On Saturday, November 19, over 400 early childhood educators, parents and interested residents gathered in the John Adams Middle School Auditorium for a conference on “Exploring Early Learning Standards Through Play.”
Conference keynote speaker was Dr. Sharon Lynn Kagan, who is known in this country and abroad for her work on the care and education of young children. She is Director of the Office of Policy and Research and Associate Dean for Policy at Teachers College, Columbia University.
As standards-based education becomes the norm for America’s K-12 system, the early care and education system is developing preschool standards.
California’s standards will be ready for public review in mid-2006.
Kagan said the accountability pressures on the K-12 system have led to the promotion of preschool, in the belief that it will improve student performance in the later grades. While Kagan said that early childhood educators should not fear standards, they should be aware of the risks if the standards are not comprehensive, developmentally appropriate and fail to recognize the needs of culturally diverse children.
In addition to Kagan’s keynote address, the morning agenda included breakout sessions at which participants viewed video clips of children engaged in play that demonstrated that good early childhood programs engage children in learning through exploration.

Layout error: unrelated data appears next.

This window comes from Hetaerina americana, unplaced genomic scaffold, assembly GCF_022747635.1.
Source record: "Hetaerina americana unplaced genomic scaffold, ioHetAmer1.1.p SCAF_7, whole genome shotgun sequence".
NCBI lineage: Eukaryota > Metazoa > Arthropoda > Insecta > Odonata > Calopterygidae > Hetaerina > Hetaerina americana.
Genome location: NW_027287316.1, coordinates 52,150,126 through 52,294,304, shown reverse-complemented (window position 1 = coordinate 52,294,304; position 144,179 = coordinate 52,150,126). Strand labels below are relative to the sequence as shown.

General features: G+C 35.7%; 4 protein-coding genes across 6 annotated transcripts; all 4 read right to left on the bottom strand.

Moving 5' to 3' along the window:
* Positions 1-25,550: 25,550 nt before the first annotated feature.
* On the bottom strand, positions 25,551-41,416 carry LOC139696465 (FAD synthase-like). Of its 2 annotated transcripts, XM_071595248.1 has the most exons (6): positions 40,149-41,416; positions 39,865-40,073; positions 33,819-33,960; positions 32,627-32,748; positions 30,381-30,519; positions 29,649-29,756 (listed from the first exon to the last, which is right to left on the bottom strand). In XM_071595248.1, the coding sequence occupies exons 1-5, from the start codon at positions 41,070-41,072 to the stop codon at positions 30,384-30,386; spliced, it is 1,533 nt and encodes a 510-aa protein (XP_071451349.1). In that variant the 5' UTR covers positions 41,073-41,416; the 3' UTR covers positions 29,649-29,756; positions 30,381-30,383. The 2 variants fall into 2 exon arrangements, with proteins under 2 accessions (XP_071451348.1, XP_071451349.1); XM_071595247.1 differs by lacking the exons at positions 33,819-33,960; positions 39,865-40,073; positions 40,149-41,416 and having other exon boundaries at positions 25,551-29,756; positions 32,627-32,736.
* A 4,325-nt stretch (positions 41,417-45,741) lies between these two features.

An afternoon session for leaders from throughout the county resulted in a call for action. Dr. Jose Cruz, President of National Association for Education of Young Children (NAEYC) led a discussion of the ways and means of ensuring that the California standards now being developed will promote student success and call for support of early childhood programs from both professionals and parents.
The conference was hosted by RAND Corporation, in collaboration with the City of Santa Monica; Connections for Children, Santa Monica College, Santa Monica Child Care and Early Education Task Force, Southern California Association for Education of Young Children (SCAEYC), and several other organizations.Thus far, RAND has organized four conferences, as part of a development agreement with the City of Santa Monica.